Monday, May 30, 2022

Brain-Heart interplay in emotional arousal - resolving a hundred year old debate

Candia-Rivera et al. do a fascinating piece of work that answers some long-standing issues in the century old debate on the role of the autonomic nervous system in feelings. I will be slowly re-reading this paper a number of times. The introduction provides an excellent review of contrasting theories of what emotions are.
...The debate about the role of the ANS in emotions can be condensed into two views: specificity or causation. The specificity view is related to the James–Lange theory, which states that bodily responses precede emotions’ central processing, meaning that bodily states would be a response to the environment, followed by an interpretation carried out by the CNS that would result in the feeling felt. However, causation theories represent an updated view of the James–Lange theory, suggesting that peripheral changes influence the conscious emotional experience....While more “classical” theories point to emotions as “the functional states of the brain that provide causal explanations of certain complex behaviors—like evading a predator or attacking prey”, other theories suggest how they are constructions of the world, not reactions to it (see MindBlog posts on Lisa Feldman Barretts work). Namely, emotions are internal states constructed on the basis of previous experiences as predictive schemes to react to external stimuli.
Here is a clip from the discussion of their open source paper, followed by the significance and abstract sections at the begninning of the article:
....To the best of our knowledge, major novelties of the current study with respect to prior state of the art are related to 1) the uncovering of the directed functional interplay between central and peripheral neural dynamics during an emotional elicitation, using ad-hoc mathematical models for synchronized EEG and ECG time series; 2) the uncovering of temporal dynamics of cortical and cardiovascular neural control during emotional processing in both ascending, from the heart to the brain, and descending, from the brain to the heart, functional directions; and 3) the experimental support for causation theories of physiological feelings.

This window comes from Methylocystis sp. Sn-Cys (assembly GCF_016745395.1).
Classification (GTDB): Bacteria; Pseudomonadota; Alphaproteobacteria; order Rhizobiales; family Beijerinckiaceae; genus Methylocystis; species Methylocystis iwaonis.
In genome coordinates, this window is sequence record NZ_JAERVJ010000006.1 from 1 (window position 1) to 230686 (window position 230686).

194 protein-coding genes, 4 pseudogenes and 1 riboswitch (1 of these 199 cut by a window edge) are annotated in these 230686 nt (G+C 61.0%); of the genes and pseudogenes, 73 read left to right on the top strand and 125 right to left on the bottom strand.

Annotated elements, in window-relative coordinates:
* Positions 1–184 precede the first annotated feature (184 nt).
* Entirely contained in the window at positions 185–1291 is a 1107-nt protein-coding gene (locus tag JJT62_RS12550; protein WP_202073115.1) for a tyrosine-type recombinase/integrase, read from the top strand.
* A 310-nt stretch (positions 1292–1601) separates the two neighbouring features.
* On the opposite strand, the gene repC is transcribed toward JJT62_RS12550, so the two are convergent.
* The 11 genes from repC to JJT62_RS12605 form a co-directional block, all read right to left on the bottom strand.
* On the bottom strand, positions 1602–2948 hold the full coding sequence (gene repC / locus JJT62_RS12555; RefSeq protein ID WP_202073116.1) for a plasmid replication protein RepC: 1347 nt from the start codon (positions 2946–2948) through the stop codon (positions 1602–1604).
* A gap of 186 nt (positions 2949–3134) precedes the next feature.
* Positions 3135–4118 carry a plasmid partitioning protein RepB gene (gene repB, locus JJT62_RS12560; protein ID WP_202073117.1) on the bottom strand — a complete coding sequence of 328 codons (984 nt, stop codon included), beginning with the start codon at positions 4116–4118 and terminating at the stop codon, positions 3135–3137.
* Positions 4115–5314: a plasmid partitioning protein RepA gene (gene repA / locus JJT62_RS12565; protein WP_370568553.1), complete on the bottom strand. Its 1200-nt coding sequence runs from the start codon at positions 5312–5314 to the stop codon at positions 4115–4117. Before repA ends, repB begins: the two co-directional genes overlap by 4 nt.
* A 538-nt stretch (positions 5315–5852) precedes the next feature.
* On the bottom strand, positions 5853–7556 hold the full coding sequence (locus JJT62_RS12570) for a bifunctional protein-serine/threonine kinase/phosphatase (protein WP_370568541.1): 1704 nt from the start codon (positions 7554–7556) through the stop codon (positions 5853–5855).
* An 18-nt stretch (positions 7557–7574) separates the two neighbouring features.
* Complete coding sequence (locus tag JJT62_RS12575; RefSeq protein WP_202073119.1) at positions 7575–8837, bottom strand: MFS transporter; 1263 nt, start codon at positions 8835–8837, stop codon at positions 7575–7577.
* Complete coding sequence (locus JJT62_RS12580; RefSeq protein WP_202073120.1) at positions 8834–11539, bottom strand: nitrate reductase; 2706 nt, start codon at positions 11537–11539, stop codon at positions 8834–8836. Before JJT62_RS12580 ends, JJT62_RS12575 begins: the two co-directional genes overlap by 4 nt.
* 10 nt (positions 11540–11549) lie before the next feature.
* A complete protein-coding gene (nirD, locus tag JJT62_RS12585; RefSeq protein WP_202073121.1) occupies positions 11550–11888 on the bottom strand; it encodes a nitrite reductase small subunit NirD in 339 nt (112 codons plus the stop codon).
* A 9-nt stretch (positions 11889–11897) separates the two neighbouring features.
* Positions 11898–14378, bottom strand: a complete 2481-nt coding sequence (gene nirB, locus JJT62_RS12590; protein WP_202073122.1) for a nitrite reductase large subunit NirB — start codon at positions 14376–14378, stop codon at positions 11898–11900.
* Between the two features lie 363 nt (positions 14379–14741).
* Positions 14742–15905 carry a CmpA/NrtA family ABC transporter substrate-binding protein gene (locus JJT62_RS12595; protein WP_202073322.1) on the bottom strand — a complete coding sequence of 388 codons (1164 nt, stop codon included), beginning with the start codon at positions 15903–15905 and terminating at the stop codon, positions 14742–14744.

In the frame of investigating the visceral origin of emotions, main findings of this study suggest that ascending BHI (brain-heart interplay) coupling initiates emotional processing and is mainly modulated by the subjective experience of emotional arousal. Such a relationship between arousal and ascending BHI may not be related to the attention levels, as controlled with two different neural correlates of attention. The main interactions begin through afferent vagal pathways (HF power) sustaining EEG oscillations, in which the theta band was repeatedly found related to major vagal modulations. In turn, with a later onset, this ascending modulation actually triggers a cascade of cortical neural activations that, in turn, modulate directed neural control onto the heart, namely from-brain-to-heart interplay. Concurrent bidirectional communication between the brain and body occurs throughout the emotional processing at specific timings, reaching a maximum coupling around 15 to 20 s from the elicitation onset, involving both cardiac sympathetic and vagal activity.

From the beginning of the article;  


We investigate the temporal dynamics of brain and cardiac activities in healthy subjects who underwent an emotional elicitation through videos. We demonstrate that, within the first few seconds, emotional stimuli modulate heartbeat activity, which in turn stimulates an emotion intensity (arousal)–specific cortical response. The emotional processing is then sustained by a bidirectional brain–heart interplay, where the perceived arousal level modulates the amplitude of ascending heart-to-brain neural information flow. These findings may constitute fundamental knowledge linking neurophysiology and psychiatric disorders, including the link between depressive symptoms and cardiovascular disorders.
A century-long debate on bodily states and emotions persists. While the involvement of bodily activity in emotion physiology is widely recognized, the specificity and causal role of such activity related to brain dynamics has not yet been demonstrated. We hypothesize that the peripheral neural control on cardiovascular activity prompts and sustains brain dynamics during an emotional experience, so these afferent inputs are processed by the brain by triggering a concurrent efferent information transfer to the body. To this end, we investigated the functional brain–heart interplay under emotion elicitation in publicly available data from 62 healthy subjects using a computational model based on synthetic data generation of electroencephalography and electrocardiography signals. Our findings show that sympathovagal activity plays a leading and causal role in initiating the emotional response, in which ascending modulations from vagal activity precede neural dynamics and correlate to the reported level of arousal. The subsequent dynamic interplay observed between the central and autonomic nervous systems sustains the processing of emotional arousal. These findings should be particularly revealing for the psychophysiology and neuroscience of emotions.

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